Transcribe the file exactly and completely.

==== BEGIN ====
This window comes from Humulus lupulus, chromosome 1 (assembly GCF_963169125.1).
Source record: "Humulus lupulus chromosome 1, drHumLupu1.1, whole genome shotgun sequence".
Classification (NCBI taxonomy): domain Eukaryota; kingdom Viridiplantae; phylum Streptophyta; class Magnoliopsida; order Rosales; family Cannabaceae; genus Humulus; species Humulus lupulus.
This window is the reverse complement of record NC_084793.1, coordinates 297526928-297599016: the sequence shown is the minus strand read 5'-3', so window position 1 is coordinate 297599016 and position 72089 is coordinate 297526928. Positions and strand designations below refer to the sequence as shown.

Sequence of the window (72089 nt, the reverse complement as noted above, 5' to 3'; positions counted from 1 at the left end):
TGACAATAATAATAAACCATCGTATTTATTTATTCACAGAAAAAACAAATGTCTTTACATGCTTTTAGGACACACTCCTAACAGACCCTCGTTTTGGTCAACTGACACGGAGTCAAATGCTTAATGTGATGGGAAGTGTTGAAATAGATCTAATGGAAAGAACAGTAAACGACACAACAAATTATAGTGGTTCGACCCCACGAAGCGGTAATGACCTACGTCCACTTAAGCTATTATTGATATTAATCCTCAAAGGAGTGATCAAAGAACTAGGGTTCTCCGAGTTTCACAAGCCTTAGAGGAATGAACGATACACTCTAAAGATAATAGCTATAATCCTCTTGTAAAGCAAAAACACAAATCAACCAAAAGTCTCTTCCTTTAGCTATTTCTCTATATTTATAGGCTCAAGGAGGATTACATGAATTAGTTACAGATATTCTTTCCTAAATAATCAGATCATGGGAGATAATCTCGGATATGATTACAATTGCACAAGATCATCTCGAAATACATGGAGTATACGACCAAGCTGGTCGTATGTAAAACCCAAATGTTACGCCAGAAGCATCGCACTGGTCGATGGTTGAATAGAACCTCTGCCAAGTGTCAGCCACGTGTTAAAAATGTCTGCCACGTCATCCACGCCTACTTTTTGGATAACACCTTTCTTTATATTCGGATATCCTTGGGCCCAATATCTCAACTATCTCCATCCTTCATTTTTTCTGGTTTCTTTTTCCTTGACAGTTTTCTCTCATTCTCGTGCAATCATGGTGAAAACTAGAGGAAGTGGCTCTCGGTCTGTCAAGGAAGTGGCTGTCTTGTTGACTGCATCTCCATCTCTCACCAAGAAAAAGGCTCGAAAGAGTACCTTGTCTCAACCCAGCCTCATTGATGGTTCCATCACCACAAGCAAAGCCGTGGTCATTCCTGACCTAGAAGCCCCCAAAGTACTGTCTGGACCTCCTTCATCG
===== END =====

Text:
This window comes from Humulus lupulus, chromosome 1 (assembly GCF_963169125.1).
Source record: "Humulus lupulus chromosome 1, drHumLupu1.1, whole genome shotgun sequence".
Classification (NCBI taxonomy): domain Eukaryota; kingdom Viridiplantae; phylum Streptophyta; class Magnoliopsida; order Rosales; family Cannabaceae; genus Humulus; species Humulus lupulus.
This window is the reverse complement of record NC_084793.1, coordinates 297526928-297599016: the sequence shown is the minus strand read 5'-3', so window position 1 is coordinate 297599016 and position 72089 is coordinate 297526928. Positions and strand designations below refer to the sequence as shown.

Sequence of the window (72089 nt, the reverse complement as noted above, 5' to 3'; positions counted from 1 at the left end):
TGACAATAATAATAAACCATCGTATTTATTTATTCACAGAAAAAACAAATGTCTTTACATGCTTTTAGGACACACTCCTAACAGACCCTCGTTTTGGTCAACTGACACGGAGTCAAATGCTTAATGTGATGGGAAGTGTTGAAATAGATCTAATGGAAAGAACAGTAAACGACACAACAAATTATAGTGGTTCGACCCCACGAAGCGGTAATGACCTACGTCCACTTAAGCTATTATTGATATTAATCCTCAAAGGAGTGATCAAAGAACTAGGGTTCTCCGAGTTTCACAAGCCTTAGAGGAATGAACGATACACTCTAAAGATAATAGCTATAATCCTCTTGTAAAGCAAAAACACAAATCAACCAAAAGTCTCTTCCTTTAGCTATTTCTCTATATTTATAGGCTCAAGGAGGATTACATGAATTAGTTACAGATATTCTTTCCTAAATAATCAGATCATGGGAGATAATCTCGGATATGATTACAATTGCACAAGATCATCTCGAAATACATGGAGTATACGACCAAGCTGGTCGTATGTAAAACCCAAATGTTACGCCAGAAGCATCGCACTGGTCGATGGTTGAATAGAACCTCTGCCAAGTGTCAGCCACGTGTTAAAAATGTCTGCCACGTCATCCACGCCTACTTTTTGGATAACACCTTTCTTTATATTCGGATATCCTTGGGCCCAATATCTCAACTATCTCCATCCTTCATTTTTTCTGGTTTCTTTTTCCTTGACAGTTTTCTCTCATTCTCGTGCAATCATGGTGAAAACTAGAGGAAGTGGCTCTCGGTCTGTCAAGGAAGTGGCTGTCTTGTTGACTGCATCTCCATCTCTCACCAAGAAAAAGGCTCGAAAGAGTACCTTGTCTCAACCCAGCCTCATTGATGGTTCCATCACCACAAGCAAAGCCGTGGTCATTCCTGACCTAGAAGCCCCCAAAGTACTGTCTGGACCTCCTTCATCG